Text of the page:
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    @Alexander It doesn't, not to Feyerabend's extreme. Zammito argues nicely that post-modernistic dissolutions need to be deflated as they deflated classical bright lines. Sure, languages shift, but not to the extent that they make competing paradigms incomparable (already Kuhn stressed that, anomalies make no sense otherwise), methodological principles get revised, but not to the extent that anything goes, and science/non-science line is blurred, not erased. I think Friedman, late Kuhn and structuralists are on the right track with their stratification and pragmatization of old positivism. – Conifold Apr 19 '16 at 18:16

I think not.

The "methodological anarchist" approach adopted by Feyerabend into Against Method is that, pace Popper and Lakatos, there is no "absolute" and uncontroversial rational method to justify the adoption of a scientific (and not only) theory in spite of a competing one.

Against Method explicitly drew the “epistemological anarchist” conclusion that there are no useful and exceptionless methodological rules governing the progress of science or the growth of knowledge.

This is the exemplified by its critical reading of Copernicus and Galileo controversies: from a "rational" point of view, there were no compelling reasons to assert that the heliocentric theory was "more justified" than the geocentric one.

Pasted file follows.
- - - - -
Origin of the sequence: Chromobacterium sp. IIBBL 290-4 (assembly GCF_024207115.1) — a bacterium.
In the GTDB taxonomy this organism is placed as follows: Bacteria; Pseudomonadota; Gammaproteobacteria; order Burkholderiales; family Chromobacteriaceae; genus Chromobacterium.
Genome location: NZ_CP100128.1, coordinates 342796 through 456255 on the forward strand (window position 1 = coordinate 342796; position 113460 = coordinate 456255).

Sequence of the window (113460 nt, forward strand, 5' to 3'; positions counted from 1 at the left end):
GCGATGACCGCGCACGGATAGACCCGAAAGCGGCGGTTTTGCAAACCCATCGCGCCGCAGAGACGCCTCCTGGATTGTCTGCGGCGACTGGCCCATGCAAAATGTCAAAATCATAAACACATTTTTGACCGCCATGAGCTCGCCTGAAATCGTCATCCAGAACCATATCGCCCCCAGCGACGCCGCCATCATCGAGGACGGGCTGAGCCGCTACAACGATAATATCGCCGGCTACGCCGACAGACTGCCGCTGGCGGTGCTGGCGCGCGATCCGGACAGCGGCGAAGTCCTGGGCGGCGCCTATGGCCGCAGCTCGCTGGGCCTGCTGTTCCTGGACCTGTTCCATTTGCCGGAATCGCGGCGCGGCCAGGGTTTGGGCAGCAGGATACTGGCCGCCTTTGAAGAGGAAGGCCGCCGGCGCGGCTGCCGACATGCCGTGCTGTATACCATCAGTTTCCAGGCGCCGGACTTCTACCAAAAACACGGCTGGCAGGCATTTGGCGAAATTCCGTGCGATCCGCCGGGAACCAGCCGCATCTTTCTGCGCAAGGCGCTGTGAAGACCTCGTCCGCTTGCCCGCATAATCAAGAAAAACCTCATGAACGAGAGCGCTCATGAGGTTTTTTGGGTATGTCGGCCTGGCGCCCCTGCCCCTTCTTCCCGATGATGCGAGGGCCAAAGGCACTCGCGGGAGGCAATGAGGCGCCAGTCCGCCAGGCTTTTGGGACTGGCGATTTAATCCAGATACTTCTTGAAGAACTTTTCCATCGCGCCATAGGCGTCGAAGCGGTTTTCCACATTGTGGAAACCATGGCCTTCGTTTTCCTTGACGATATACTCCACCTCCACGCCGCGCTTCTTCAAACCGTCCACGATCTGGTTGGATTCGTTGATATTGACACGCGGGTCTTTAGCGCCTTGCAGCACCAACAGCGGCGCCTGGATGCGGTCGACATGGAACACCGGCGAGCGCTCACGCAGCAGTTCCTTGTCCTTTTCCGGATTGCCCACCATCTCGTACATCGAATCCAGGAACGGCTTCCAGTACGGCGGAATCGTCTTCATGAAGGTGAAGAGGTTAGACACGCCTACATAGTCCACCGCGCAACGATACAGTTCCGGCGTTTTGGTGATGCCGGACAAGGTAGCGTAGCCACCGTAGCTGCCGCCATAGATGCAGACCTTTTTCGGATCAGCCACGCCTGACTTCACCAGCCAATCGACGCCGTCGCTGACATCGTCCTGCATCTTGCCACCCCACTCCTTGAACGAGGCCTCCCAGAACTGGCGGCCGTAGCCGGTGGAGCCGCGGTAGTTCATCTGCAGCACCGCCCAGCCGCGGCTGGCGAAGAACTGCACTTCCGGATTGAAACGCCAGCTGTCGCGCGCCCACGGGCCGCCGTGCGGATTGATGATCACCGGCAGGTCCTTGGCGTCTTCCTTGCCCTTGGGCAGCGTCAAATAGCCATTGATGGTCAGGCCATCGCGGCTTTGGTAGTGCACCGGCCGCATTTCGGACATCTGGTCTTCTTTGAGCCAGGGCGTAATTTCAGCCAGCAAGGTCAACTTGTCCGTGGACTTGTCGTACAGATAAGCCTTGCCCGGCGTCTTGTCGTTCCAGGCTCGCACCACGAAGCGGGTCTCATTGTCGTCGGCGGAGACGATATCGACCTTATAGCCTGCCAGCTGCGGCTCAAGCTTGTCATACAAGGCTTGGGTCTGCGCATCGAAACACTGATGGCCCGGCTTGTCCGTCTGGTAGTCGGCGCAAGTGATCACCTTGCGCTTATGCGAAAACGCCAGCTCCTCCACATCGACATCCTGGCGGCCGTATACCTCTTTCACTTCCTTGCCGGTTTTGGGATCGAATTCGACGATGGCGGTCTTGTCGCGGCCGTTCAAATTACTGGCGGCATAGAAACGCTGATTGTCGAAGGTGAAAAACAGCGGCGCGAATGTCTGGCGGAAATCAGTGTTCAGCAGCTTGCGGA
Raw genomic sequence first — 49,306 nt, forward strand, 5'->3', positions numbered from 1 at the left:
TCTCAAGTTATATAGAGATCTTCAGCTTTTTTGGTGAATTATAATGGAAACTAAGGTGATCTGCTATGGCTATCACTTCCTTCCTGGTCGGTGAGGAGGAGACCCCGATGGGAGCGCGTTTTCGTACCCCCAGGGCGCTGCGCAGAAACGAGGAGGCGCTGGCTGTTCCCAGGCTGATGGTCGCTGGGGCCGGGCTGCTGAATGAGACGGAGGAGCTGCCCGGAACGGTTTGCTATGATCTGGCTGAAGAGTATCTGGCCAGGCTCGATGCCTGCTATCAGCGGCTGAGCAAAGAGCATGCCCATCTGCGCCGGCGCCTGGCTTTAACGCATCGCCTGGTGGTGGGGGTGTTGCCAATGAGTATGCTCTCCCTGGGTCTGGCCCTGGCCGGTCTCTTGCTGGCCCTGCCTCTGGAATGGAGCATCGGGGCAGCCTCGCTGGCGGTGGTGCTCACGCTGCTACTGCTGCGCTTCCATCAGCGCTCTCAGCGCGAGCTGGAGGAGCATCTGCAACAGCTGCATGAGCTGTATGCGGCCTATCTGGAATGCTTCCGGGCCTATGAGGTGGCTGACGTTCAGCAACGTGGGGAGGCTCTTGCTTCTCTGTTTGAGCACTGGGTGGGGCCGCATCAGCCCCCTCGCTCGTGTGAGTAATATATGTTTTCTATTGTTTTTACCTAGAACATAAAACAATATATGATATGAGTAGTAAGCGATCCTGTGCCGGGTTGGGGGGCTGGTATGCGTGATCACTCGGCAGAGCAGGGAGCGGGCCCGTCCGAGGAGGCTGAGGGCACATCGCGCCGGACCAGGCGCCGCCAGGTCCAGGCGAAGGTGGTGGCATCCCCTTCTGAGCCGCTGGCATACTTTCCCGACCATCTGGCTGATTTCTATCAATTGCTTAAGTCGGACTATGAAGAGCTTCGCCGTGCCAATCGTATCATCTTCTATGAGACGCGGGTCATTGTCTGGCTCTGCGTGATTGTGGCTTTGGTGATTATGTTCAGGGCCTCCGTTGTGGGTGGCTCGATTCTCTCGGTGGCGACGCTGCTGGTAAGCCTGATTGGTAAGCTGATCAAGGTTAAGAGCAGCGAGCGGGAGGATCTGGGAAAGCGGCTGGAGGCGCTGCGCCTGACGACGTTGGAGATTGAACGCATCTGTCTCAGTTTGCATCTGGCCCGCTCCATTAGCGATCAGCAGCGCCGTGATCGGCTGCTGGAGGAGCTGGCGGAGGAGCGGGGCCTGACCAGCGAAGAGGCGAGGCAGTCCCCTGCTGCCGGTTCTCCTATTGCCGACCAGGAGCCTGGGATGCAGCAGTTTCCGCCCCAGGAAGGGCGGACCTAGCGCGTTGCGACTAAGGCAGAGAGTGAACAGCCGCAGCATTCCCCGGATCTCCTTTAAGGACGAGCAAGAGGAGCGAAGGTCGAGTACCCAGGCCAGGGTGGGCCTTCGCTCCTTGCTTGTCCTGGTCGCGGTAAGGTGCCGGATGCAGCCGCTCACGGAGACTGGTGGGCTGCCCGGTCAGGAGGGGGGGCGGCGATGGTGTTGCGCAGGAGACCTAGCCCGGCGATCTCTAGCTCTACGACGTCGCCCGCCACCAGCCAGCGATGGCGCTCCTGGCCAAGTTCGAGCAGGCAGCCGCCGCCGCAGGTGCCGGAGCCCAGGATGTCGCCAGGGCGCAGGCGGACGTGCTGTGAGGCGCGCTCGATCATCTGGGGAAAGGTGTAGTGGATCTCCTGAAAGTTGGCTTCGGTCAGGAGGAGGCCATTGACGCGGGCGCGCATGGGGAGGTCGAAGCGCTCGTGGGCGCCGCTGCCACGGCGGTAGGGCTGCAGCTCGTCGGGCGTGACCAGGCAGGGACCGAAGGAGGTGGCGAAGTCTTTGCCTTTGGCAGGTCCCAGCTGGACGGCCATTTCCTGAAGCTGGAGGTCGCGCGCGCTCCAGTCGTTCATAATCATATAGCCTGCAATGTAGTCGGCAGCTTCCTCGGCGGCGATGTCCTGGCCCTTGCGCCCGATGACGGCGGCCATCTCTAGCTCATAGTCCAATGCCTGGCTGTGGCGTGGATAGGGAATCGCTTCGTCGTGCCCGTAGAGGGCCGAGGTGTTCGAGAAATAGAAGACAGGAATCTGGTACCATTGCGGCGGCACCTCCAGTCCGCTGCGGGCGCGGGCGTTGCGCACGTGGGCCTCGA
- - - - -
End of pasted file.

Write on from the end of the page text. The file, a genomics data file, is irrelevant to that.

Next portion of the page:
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    Mauro please see my comment to Conifold's reply. – Alexander S King Apr 18 '16 at 17:18

Let's take quantum gravity as an example; this is the research programme that looks at unifying two classical theories - Quantum Mechanics and General Relativity; despite immense effort there is still no satisfactory unified theory that has broad consensual agreement in the physics community.

Either we have all the elements for such a theory, and it is a new idea that is missing; or we lack experimental evidence, which would also require new ideas.

This example illustrates there is no method in generating new ideas: inspiration is required, and inspiration is irrational, in the sense of lacking method; one can turn this around and say that there is 'method in his madness'.

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    On the contrary, there is a method to generating new ideas. A person does not "all of a sudden" come up with a new theory/idea, or "pull it from thin air." This is usually the result of gathering various "pieces of information" that may seem unrelated and then being able to relate them by coming up with a new theory/idea. – Guill Apr 18 '16 at 20:09